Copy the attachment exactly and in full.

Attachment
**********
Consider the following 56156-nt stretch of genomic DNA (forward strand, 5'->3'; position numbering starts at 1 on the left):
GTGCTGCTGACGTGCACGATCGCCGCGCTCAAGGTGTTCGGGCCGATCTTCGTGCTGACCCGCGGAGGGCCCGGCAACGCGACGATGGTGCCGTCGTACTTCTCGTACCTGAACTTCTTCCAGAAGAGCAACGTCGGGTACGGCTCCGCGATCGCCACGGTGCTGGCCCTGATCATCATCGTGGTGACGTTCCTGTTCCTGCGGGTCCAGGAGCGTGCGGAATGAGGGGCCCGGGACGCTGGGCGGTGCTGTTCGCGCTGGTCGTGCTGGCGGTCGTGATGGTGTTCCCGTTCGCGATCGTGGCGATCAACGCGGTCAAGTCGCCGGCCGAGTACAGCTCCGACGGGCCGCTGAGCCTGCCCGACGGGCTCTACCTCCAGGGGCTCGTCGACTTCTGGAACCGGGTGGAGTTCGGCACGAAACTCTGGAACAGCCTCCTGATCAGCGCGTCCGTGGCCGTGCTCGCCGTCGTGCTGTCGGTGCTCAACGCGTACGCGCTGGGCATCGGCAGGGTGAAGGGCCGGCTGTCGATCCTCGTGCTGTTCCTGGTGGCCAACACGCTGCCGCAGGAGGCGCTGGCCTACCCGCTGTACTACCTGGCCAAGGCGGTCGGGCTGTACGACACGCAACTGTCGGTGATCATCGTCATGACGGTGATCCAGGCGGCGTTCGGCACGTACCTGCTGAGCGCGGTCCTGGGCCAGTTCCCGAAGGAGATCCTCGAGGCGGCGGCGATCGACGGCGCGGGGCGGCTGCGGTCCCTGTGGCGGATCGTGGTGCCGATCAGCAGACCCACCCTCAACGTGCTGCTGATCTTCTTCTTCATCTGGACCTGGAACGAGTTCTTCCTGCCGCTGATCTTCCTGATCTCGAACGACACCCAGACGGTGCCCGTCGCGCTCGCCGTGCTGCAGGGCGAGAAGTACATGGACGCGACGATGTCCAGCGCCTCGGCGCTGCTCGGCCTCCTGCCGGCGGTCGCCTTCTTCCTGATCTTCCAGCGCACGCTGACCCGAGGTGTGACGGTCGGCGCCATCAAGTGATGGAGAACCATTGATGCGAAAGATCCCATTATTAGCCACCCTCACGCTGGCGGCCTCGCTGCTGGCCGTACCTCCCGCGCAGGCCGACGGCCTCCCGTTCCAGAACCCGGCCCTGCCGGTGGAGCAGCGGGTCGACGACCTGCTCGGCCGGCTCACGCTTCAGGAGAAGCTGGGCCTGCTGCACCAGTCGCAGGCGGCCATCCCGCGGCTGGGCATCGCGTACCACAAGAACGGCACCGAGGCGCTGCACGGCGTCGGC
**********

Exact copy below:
Consider the following 56156-nt stretch of genomic DNA (forward strand, 5'->3'; position numbering starts at 1 on the left):
GTGCTGCTGACGTGCACGATCGCCGCGCTCAAGGTGTTCGGGCCGATCTTCGTGCTGACCCGCGGAGGGCCCGGCAACGCGACGATGGTGCCGTCGTACTTCTCGTACCTGAACTTCTTCCAGAAGAGCAACGTCGGGTACGGCTCCGCGATCGCCACGGTGCTGGCCCTGATCATCATCGTGGTGACGTTCCTGTTCCTGCGGGTCCAGGAGCGTGCGGAATGAGGGGCCCGGGACGCTGGGCGGTGCTGTTCGCGCTGGTCGTGCTGGCGGTCGTGATGGTGTTCCCGTTCGCGATCGTGGCGATCAACGCGGTCAAGTCGCCGGCCGAGTACAGCTCCGACGGGCCGCTGAGCCTGCCCGACGGGCTCTACCTCCAGGGGCTCGTCGACTTCTGGAACCGGGTGGAGTTCGGCACGAAACTCTGGAACAGCCTCCTGATCAGCGCGTCCGTGGCCGTGCTCGCCGTCGTGCTGTCGGTGCTCAACGCGTACGCGCTGGGCATCGGCAGGGTGAAGGGCCGGCTGTCGATCCTCGTGCTGTTCCTGGTGGCCAACACGCTGCCGCAGGAGGCGCTGGCCTACCCGCTGTACTACCTGGCCAAGGCGGTCGGGCTGTACGACACGCAACTGTCGGTGATCATCGTCATGACGGTGATCCAGGCGGCGTTCGGCACGTACCTGCTGAGCGCGGTCCTGGGCCAGTTCCCGAAGGAGATCCTCGAGGCGGCGGCGATCGACGGCGCGGGGCGGCTGCGGTCCCTGTGGCGGATCGTGGTGCCGATCAGCAGACCCACCCTCAACGTGCTGCTGATCTTCTTCTTCATCTGGACCTGGAACGAGTTCTTCCTGCCGCTGATCTTCCTGATCTCGAACGACACCCAGACGGTGCCCGTCGCGCTCGCCGTGCTGCAGGGCGAGAAGTACATGGACGCGACGATGTCCAGCGCCTCGGCGCTGCTCGGCCTCCTGCCGGCGGTCGCCTTCTTCCTGATCTTCCAGCGCACGCTGACCCGAGGTGTGACGGTCGGCGCCATCAAGTGATGGAGAACCATTGATGCGAAAGATCCCATTATTAGCCACCCTCACGCTGGCGGCCTCGCTGCTGGCCGTACCTCCCGCGCAGGCCGACGGCCTCCCGTTCCAGAACCCGGCCCTGCCGGTGGAGCAGCGGGTCGACGACCTGCTCGGCCGGCTCACGCTTCAGGAGAAGCTGGGCCTGCTGCACCAGTCGCAGGCGGCCATCCCGCGGCTGGGCATCGCGTACCACAAGAACGGCACCGAGGCGCTGCACGGCGTCGGC